We read some outstanding poems in our spring writing competition and we’re thrilled to be sharing these winning poems with you. Congratulations to the three winners!
UNDER 7s WINNER—Leith Bradbury
THE FIGHTING CROWS
Hungry hungry black crow,
High up in a hollow tree,
Glides down to the bottom of the hill
And grabs worm from happy crow.
Happy crow is now angry,
Scratching and pecking,
Biting and tugging,
Screeching and chewing,
All day long.
Then angry crow has an idea.
He nips the worm in half and gobbles his half.
He gives the other half to black crow.
They become friends.
In the Northern Suburbs,
On a light green field,
Two crows get in a fight.
Black bodies twist and twirl,
Feathers fly to the sky.
A crow falls to the ground.
No mercy for the wounded crow,
He dives and flies away,
Leaving the crow to cry his anger to the sky.
Another crow watches the scene inscrutably,
On a quiet afternoon in the Northern Suburbs.
Where the black billowing shapes of trees,
Shadowed from the sun,
Have the colour of the Fighting Crows.
A street bathed in afternoon shadow.
The grass is yellow green.
Time is unchanging and he sees the whole world at once.
The clouds can be touched by the hand.
Trees are poles with clouds on top.
Ten Years Later
Same old street that never changes.
Grass and trees, houses and clouds.
He wants to go to more exciting places, see more exciting things.
He wants to see something more than that suburban street with its straight path and quiet houses.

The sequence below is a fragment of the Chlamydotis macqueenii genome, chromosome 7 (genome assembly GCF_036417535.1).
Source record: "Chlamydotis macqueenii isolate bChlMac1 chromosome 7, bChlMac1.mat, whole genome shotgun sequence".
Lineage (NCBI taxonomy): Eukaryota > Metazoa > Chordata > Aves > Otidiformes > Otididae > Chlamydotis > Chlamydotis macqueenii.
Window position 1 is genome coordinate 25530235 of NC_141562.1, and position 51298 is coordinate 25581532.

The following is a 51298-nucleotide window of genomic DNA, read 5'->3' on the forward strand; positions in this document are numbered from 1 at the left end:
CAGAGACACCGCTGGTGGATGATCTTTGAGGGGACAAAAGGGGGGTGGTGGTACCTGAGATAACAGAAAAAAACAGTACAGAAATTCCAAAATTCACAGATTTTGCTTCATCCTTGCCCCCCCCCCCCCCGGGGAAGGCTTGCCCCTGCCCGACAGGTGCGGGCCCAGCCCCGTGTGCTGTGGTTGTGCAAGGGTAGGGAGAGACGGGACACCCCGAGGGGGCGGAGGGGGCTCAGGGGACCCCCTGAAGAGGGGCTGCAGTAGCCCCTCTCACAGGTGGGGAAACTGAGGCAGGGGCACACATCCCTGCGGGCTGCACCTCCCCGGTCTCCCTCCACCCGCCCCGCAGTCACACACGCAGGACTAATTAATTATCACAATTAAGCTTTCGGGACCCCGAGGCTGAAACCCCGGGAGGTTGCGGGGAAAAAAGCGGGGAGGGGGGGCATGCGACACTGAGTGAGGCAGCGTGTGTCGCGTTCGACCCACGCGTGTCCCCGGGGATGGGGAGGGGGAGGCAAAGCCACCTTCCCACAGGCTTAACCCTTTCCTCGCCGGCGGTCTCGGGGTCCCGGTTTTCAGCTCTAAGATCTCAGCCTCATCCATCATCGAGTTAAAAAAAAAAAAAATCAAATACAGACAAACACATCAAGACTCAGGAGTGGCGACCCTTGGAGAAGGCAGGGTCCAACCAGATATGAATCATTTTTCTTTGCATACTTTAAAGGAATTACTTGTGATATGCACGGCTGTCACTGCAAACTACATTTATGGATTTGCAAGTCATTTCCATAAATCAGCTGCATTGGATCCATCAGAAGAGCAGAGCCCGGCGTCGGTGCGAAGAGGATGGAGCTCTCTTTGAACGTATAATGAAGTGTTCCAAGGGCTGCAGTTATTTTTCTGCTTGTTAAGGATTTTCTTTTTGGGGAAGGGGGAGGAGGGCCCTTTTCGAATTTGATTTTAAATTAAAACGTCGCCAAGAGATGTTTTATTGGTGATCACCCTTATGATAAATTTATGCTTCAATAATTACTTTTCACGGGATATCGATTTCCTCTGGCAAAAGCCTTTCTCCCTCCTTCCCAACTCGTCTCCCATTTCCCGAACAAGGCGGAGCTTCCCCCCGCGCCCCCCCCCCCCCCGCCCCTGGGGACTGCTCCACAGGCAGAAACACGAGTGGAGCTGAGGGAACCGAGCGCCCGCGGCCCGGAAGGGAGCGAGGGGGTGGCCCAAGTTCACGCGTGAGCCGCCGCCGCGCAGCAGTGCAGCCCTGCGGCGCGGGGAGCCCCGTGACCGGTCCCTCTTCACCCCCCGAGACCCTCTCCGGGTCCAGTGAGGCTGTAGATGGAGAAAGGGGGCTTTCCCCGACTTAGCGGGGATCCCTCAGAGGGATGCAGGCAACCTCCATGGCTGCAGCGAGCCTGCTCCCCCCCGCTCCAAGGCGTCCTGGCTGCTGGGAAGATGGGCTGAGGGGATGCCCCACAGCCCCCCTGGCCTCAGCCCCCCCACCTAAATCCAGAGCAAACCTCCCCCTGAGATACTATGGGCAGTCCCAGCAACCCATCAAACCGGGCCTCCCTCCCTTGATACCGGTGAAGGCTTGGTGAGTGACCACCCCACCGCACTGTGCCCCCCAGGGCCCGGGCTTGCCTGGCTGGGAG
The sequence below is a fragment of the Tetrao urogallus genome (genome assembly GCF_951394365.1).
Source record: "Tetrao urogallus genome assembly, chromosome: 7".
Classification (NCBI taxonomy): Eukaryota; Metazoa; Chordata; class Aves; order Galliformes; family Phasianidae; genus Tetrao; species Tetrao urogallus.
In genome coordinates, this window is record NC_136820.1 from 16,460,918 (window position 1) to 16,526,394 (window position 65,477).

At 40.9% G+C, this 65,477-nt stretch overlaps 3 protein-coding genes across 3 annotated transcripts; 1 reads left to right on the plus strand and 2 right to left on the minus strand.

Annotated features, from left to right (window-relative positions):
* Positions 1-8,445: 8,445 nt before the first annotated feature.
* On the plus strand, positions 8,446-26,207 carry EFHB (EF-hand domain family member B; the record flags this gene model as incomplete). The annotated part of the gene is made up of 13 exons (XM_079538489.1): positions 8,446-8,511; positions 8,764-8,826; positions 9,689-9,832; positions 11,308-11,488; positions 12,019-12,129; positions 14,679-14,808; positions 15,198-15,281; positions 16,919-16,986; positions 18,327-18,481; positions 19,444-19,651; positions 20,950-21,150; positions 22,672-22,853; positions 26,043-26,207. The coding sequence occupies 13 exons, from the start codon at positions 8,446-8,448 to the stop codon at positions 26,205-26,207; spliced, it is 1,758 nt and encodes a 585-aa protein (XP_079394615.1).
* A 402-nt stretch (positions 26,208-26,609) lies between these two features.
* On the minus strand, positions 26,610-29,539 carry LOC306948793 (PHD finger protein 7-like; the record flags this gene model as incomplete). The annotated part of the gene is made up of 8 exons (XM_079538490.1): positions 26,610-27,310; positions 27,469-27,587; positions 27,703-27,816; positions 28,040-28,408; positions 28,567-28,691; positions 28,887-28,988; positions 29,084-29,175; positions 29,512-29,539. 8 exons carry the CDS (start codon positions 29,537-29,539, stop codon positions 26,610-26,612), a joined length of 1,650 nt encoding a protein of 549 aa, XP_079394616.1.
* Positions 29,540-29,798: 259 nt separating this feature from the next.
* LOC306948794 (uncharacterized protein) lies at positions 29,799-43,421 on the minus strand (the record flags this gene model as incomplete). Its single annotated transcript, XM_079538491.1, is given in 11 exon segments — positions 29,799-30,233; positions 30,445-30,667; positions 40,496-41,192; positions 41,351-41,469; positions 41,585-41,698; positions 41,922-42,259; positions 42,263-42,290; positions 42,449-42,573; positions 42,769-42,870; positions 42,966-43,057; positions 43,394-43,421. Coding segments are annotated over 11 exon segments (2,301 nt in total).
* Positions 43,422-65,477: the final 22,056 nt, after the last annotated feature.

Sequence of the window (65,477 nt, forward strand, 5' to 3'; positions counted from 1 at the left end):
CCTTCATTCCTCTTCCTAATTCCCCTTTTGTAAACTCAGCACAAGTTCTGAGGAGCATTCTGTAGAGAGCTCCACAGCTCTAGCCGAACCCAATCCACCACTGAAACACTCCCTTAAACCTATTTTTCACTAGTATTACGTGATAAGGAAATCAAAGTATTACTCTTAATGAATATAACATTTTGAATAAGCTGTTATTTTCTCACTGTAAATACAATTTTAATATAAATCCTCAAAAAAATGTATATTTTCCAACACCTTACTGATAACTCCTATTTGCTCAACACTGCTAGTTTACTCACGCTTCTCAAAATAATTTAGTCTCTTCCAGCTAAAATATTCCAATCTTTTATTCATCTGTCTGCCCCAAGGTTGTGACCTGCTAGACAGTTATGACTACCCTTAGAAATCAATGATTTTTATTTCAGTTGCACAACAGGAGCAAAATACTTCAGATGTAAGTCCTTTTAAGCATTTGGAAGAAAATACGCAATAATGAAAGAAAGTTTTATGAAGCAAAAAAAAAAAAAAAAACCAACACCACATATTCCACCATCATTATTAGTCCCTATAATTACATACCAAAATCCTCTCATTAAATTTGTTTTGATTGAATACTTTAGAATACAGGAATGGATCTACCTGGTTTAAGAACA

A few posts back, we mentioned that The Lost Thing—an animated film based on Shaun Tan’s book—was nominated for an Oscar. The very exciting news today is that it won the Oscar for Best Short Animated Film!
If you haven’t already checked out the trailer, you can find it over on The Lost Thing‘s own website. (Due to the win, there are a lot of visitors there today, so make sure you check again later if you’re finding it slow to load!)
You’ve probably heard that The Lost Thing—a 15 minute animated short film based on the book by Shaun Tan—has been shortlisted for an Oscar. If you haven’t seen the trailer yet, you’ll find it at The Lost Thing website.
In every issue of Alphabet Soup magazine, we interview an author or an illustrator. We can’t include all their answers in the magazine (we only fit so much into two pages!) and we like to put the whole interview on Soup Blog so you don’t miss out! Issue 6 of Alphabet Soup magazine includes a Q&A with Chris Nixon.
Chris Nixon lives in the southern suburbs of Perth, Western Australia. He is a freelancer for a design studio and has also illustrated Crocodile Cake, by Palo Morgan, and Jake’s Gigantic List, by Ken Spillman. Jake’s Monster Mess will be published in May 2010.
When did you start drawing?
My earliest memory of drawing is when I was 5 or 6 and I was drawing Teenage Mutant Ninja Turtles. I loved drawing and painting animals and things outside so I started taking art classes painting in oils and sketching in charcoal and pencil. Most of the time the classes were outside so I would get to go on bushwalks and go exploring, which was great fun.
Did you have a favourite artist/illustrator as a child?
I wouldn’t say I had a favourite artist, but I did love the book Where the Wild Things Are. I loved the artwork and story then, and now Maurice Sendak is one of my favourite illustrators.
What was your favourite book as a child?
Apart from Where the Wild Things Are, I loved Winnie the Pooh and all the Disney books that were adapted from films. I really liked 101 Dalmatians.
Why did you decide to become a children’s illustrator?
I was always interested in art but I